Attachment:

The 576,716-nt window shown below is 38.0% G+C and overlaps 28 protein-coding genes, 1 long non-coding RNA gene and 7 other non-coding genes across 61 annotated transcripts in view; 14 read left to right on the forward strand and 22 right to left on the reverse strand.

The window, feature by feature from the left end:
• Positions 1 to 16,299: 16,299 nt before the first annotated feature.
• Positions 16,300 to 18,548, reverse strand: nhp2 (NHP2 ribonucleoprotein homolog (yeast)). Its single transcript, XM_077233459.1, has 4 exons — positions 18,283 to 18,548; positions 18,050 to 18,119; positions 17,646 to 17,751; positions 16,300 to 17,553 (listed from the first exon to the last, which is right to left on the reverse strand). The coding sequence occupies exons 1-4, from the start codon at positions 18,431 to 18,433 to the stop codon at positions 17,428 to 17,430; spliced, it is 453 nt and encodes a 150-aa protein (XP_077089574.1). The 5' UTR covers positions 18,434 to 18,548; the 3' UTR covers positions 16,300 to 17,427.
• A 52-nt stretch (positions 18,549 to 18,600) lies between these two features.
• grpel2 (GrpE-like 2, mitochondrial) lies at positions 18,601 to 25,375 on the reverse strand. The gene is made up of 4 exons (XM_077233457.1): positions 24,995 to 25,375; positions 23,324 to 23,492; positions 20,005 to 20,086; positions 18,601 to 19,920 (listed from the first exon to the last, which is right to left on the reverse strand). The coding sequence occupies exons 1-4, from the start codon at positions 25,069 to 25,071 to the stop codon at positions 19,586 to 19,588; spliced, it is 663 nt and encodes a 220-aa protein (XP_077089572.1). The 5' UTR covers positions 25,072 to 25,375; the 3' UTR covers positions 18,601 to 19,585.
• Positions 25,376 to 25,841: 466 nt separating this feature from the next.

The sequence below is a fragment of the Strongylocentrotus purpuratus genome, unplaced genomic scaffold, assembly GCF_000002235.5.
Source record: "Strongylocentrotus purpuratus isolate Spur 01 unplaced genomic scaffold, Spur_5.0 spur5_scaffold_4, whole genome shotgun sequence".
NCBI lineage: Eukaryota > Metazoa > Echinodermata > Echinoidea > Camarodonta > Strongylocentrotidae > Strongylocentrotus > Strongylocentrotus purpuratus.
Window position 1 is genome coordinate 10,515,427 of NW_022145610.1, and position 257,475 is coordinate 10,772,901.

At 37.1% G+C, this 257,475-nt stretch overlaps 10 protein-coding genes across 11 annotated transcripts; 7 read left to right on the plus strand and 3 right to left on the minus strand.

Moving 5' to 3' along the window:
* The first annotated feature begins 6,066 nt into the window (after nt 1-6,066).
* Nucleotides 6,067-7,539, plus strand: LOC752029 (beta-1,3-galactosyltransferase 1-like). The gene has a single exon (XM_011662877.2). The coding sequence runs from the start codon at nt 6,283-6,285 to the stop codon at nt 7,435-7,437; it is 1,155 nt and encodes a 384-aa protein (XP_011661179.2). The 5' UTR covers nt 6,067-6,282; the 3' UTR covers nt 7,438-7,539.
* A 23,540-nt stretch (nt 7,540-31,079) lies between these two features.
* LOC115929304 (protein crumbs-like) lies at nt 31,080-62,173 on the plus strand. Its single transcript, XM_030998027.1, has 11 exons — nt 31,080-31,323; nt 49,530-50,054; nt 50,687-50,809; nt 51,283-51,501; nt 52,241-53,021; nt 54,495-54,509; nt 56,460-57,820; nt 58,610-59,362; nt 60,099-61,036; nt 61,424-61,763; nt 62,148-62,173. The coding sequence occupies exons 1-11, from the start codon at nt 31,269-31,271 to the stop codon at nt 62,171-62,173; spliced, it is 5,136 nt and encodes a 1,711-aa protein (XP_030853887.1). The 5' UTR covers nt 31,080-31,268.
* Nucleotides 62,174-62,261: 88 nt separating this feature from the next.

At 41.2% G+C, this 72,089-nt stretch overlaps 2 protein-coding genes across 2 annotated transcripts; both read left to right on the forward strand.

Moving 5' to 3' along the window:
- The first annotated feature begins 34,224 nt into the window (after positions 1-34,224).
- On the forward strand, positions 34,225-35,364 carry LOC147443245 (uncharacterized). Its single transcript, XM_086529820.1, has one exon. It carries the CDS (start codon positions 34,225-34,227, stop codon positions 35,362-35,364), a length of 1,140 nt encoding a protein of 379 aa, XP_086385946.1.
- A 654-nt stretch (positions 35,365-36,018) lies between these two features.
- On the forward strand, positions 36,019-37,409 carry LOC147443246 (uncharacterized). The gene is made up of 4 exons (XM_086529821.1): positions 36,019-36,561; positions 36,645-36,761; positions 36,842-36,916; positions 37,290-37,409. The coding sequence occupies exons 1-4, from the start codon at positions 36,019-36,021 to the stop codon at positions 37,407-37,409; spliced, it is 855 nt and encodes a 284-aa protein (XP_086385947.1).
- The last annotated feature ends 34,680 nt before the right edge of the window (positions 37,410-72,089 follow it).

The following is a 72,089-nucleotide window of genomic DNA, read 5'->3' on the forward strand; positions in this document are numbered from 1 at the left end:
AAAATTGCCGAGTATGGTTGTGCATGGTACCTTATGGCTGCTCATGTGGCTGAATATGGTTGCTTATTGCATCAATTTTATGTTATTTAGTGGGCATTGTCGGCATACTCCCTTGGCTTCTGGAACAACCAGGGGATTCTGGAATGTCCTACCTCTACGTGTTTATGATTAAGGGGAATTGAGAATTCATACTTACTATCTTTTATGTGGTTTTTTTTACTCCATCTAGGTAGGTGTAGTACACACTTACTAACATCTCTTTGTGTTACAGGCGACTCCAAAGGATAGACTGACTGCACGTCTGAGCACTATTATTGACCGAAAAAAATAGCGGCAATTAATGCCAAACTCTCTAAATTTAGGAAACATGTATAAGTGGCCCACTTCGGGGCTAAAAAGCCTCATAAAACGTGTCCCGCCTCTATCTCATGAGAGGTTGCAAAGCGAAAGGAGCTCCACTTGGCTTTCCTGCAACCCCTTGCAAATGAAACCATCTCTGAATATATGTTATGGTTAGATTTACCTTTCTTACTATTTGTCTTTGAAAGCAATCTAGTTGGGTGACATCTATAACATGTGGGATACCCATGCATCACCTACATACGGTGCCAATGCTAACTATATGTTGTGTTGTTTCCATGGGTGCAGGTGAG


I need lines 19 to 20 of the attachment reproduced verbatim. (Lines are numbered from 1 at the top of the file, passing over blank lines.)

At 41.2% G+C, this 72,089-nt stretch overlaps 2 protein-coding genes across 2 annotated transcripts; both read left to right on the forward strand.

Moving 5' to 3' along the window: